Loud blasts and occasional bursts of gunfire could be heard on Monday coming from the upscale mall in Nairobi that is the site of what has become the deadliest terrorist attack on Kenyan soil since 1998. Here's the Associated Press with the latest from the standoff, now in its third day, between Kenyan troops and the al-Qaida-linked terrorists who remain holed up in the building with an unknown number of hostages:
Dark plumes of smoke rose from the mall for more than an hour after four large explosions rocked the upscale Westlands neighborhood. A person with knowledge of the rescue operation told The Associated Press that the smoke was rising up and out of a large skylight inside the mall's main department and grocery store, Nakumatt, where goods like mattresses may have been lit on fire. ...
[Kenya Chief of Defense forces Gen. Julius] Karangi said Kenyan forces were in charge of all floors inside the mall, though terrorists could still be hiding inside. Earlier witness reports had indicated that a woman was among the estimated 10 to 15 attackers. Lenku said that instead some male attackers had dressed up like women.
The four explosions were followed by volleys of gunfire, then a thick, dark column of smoke that burned for roughly 90 minutes. Military and police helicopters and one plane circled over the Nairobi mall, giving the upscale neighborhood the feel of a war zone.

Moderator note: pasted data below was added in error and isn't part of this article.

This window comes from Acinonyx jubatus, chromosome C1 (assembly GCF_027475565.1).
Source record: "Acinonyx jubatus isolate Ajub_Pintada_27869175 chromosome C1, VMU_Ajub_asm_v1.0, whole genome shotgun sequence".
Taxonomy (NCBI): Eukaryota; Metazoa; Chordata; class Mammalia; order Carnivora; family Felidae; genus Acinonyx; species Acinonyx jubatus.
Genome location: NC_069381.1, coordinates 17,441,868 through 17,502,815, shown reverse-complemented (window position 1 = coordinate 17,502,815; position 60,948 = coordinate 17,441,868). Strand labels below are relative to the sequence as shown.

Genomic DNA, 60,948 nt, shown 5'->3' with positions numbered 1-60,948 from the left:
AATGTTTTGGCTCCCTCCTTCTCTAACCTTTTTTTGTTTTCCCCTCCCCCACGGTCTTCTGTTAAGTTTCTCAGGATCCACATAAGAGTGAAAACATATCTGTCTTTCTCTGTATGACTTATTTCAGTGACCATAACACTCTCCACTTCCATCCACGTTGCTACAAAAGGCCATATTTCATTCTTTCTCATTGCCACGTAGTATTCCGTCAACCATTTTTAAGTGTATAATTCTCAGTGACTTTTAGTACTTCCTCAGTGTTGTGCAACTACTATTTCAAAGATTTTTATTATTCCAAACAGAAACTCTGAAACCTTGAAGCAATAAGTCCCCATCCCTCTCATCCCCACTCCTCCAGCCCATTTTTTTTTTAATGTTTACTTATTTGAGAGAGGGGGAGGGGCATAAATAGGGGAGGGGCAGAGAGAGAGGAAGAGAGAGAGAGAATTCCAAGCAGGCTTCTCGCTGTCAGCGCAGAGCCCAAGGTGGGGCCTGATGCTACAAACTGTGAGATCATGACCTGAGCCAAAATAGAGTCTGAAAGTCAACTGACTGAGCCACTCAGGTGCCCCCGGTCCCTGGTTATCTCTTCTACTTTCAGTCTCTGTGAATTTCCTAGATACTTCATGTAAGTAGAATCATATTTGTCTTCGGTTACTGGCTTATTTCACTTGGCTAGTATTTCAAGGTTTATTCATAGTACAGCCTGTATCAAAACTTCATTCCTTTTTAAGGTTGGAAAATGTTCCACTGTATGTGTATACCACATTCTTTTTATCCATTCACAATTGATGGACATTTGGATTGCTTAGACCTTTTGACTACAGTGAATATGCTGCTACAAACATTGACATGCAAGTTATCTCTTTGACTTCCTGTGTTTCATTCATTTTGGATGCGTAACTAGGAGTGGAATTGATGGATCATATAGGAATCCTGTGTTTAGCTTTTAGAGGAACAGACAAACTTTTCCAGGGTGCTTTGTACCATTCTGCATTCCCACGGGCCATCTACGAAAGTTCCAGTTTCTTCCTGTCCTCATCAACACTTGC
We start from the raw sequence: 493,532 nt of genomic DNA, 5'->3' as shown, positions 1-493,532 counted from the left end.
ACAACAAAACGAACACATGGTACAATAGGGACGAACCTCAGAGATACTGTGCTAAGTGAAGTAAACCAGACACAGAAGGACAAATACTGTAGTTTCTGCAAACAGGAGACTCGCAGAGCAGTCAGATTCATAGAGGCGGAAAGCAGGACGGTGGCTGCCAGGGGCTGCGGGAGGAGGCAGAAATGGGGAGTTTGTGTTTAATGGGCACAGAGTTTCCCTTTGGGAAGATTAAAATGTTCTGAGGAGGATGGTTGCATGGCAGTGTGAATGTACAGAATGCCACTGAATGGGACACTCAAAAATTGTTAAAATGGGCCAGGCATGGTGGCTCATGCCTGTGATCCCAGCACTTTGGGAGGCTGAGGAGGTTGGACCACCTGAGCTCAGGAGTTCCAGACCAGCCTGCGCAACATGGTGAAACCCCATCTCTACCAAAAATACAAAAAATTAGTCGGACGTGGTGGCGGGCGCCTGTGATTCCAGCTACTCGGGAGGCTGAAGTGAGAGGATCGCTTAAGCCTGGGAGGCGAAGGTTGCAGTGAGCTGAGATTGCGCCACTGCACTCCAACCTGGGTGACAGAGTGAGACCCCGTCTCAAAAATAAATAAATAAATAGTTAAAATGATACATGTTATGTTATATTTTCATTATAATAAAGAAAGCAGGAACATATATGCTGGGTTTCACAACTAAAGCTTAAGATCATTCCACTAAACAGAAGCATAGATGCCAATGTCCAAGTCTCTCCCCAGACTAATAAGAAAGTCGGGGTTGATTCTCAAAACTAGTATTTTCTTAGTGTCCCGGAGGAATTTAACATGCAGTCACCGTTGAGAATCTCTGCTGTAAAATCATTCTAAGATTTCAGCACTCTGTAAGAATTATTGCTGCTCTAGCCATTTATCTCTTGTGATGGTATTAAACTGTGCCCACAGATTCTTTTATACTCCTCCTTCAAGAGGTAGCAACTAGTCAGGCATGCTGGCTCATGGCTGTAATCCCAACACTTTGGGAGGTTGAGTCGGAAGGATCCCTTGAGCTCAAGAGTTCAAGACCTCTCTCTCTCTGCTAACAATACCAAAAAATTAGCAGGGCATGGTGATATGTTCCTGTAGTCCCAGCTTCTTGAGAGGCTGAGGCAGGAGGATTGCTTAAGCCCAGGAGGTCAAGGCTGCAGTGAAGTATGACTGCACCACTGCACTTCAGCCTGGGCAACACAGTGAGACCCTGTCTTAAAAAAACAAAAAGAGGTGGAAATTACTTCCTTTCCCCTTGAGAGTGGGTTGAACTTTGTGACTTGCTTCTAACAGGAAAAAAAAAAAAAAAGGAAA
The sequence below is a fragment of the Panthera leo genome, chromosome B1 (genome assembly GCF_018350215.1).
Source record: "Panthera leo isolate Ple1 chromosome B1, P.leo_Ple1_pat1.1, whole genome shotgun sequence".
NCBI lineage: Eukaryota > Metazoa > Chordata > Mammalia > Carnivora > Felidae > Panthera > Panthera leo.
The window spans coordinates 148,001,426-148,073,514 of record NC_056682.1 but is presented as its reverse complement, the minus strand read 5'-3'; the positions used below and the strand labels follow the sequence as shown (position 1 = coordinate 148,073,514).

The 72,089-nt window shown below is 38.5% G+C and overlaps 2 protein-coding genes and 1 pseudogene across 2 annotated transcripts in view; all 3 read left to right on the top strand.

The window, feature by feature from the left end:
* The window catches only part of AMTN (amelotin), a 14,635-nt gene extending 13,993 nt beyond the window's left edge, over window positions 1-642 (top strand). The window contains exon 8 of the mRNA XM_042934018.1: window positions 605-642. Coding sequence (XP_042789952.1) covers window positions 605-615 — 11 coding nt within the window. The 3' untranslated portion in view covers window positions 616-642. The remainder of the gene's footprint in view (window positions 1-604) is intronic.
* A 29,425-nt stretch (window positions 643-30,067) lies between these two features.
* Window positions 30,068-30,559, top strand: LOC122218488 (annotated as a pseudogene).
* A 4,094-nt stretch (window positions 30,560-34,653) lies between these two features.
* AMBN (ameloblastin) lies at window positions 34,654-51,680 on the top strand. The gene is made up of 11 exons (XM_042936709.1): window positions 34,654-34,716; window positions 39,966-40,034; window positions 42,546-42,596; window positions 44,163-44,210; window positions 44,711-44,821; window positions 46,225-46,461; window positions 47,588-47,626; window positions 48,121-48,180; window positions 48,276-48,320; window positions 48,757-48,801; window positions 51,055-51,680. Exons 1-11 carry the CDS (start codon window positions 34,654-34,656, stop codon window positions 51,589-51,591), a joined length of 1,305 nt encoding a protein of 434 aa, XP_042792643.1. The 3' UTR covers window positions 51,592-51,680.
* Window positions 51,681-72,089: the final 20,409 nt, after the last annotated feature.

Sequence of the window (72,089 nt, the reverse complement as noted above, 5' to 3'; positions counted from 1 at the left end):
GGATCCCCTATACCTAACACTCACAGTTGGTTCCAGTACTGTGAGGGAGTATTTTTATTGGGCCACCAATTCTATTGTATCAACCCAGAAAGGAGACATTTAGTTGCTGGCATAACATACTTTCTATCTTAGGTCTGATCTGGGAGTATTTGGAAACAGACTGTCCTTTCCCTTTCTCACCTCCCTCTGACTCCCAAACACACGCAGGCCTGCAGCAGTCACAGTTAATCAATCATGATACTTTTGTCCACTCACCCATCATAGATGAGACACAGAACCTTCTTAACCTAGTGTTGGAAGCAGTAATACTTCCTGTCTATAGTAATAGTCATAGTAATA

Kenyan military officials claimed earlier today that "almost all of the hostages have been evacuated"—despite never saying exactly how many there were in the first place—and announced that at least two of the militants from Somalia’s al-Shabab militia had been killed in the standoff. Government forces launched their counterattack yesterday against the attackers who have been holed up in the mall since Saturday. The troops appeared to have retaken most of the building by Monday morning, but the New York Times reports that as the day continued it became apparent that government soldiers "have found it more difficult to dislodge the attackers than expected."
Meanwhile, there remains some uncertainty over the number of people killed during the past three days. Interior Minister Joseph Ole Lenku revised the death toll to 62 today. Kenyan officials had previously pegged the number at 59, while the Red Cross had originally put the number at 68 before lowering it to 62. Roughly 175 are believed to have been injured, and 63 people remain missing, according to the Kenyan Red Cross.
Gen. Julius Karangi, the chief of the Kenyan Defense Forces, said that the jihadists behind the attack are "clearly a multinational collection from all over the world"—although he stopped short of providing more detail or confirming reports about the exact nationalities of the attackers inside the building. "This is not clearly a local event," said Karangi. "We are fighting global terrorism here."